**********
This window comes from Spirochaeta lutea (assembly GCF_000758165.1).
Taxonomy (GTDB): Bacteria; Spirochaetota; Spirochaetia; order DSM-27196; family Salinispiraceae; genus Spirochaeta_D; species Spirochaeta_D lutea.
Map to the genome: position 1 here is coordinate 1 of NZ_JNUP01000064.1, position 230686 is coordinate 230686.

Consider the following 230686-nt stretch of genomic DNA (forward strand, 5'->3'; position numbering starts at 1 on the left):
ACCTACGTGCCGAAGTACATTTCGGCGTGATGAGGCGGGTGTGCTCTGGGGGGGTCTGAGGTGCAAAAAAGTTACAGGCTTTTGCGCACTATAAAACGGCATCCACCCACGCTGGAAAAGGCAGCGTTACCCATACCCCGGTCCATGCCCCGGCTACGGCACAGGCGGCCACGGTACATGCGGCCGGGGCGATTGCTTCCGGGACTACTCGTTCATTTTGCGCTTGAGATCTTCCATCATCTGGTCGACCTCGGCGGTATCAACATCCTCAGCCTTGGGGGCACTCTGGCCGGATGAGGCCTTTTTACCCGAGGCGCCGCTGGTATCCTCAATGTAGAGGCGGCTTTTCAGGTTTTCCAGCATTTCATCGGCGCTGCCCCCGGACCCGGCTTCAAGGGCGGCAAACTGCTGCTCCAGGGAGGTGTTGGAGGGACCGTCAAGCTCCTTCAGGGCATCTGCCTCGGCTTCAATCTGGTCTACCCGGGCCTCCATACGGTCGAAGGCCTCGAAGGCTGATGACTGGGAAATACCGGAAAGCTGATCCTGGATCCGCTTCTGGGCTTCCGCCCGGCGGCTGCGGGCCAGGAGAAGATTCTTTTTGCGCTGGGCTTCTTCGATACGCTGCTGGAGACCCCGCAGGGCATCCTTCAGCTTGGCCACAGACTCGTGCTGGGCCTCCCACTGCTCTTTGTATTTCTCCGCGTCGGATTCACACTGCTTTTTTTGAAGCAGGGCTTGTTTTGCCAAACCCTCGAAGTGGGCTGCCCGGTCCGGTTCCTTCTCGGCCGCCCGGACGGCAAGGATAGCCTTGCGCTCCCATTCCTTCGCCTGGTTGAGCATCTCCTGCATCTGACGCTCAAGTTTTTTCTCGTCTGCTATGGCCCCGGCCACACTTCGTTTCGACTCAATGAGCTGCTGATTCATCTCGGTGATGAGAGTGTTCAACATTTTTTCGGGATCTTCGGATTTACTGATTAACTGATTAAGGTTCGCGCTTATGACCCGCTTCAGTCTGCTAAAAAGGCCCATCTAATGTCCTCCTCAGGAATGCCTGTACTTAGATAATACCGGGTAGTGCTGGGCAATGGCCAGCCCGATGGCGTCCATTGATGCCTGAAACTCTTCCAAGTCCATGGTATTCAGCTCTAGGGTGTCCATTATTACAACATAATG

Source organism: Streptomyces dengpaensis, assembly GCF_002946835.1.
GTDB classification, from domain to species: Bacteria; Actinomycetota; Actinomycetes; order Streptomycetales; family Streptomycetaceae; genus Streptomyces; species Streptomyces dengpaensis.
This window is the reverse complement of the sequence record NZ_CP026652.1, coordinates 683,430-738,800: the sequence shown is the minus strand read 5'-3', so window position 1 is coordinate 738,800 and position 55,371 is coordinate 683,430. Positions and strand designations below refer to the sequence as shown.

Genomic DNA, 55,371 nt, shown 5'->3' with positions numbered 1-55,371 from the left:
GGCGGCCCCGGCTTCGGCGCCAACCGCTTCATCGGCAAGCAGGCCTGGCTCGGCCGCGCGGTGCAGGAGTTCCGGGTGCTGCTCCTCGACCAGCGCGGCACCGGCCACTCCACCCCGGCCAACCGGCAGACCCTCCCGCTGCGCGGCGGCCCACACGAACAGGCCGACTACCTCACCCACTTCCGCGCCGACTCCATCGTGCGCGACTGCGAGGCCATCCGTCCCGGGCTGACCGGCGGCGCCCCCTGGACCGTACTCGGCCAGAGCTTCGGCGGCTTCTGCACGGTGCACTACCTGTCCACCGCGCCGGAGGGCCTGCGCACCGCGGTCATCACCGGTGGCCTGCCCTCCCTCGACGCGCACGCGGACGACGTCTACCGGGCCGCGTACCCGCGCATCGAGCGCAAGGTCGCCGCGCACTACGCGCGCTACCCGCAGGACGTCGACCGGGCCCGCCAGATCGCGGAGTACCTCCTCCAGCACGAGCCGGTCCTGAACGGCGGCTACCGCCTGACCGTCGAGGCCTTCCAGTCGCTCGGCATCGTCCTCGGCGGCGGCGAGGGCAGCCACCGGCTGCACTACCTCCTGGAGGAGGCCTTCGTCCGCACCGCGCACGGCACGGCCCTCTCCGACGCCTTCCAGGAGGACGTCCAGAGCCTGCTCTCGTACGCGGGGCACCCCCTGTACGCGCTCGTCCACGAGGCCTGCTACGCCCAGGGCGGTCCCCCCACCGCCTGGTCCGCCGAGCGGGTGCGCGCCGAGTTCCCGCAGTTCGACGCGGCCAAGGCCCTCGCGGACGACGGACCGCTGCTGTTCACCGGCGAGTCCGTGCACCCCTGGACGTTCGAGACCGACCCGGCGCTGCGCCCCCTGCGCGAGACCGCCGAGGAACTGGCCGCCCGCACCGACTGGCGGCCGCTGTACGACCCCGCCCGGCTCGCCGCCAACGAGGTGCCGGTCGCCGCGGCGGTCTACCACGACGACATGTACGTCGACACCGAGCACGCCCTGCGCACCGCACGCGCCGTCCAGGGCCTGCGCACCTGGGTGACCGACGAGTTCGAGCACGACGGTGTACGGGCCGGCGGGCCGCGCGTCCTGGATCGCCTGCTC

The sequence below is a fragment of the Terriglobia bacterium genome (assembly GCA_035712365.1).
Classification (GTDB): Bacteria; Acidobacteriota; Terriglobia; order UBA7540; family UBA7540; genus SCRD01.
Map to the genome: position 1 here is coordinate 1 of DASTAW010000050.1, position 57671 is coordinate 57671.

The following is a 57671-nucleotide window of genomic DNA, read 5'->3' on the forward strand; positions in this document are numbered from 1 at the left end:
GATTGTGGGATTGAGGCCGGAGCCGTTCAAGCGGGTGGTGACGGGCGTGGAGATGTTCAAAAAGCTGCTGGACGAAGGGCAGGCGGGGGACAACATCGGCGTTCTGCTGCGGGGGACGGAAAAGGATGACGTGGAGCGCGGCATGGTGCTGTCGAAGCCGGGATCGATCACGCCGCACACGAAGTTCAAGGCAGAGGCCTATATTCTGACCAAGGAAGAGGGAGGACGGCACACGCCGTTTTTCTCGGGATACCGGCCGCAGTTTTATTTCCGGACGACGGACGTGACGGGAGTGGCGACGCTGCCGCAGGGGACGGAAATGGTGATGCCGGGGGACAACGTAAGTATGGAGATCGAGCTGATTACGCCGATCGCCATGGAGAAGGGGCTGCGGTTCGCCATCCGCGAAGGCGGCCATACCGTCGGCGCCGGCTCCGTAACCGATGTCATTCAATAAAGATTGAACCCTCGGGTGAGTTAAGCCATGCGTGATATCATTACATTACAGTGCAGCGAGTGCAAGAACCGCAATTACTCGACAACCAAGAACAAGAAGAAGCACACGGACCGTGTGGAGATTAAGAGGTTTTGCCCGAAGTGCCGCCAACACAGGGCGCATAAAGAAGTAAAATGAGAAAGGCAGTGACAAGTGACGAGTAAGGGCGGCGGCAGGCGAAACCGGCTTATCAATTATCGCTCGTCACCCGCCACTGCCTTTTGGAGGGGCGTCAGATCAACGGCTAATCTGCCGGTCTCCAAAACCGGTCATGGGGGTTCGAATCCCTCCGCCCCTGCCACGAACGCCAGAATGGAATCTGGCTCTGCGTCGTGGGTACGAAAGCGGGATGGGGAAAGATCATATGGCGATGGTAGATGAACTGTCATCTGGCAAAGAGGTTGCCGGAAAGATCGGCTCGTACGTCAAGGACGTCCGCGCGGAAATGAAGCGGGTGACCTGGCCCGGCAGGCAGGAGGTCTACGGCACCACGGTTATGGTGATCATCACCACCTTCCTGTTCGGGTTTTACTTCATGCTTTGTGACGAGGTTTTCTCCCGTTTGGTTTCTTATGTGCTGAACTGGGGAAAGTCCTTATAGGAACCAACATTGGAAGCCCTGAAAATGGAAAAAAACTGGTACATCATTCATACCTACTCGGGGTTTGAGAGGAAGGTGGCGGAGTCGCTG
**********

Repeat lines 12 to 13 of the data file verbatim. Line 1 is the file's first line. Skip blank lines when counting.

Classification (GTDB): Bacteria; Acidobacteriota; Terriglobia; order UBA7540; family UBA7540; genus SCRD01.
Map to the genome: position 1 here is coordinate 1 of DASTAW010000050.1, position 57671 is coordinate 57671.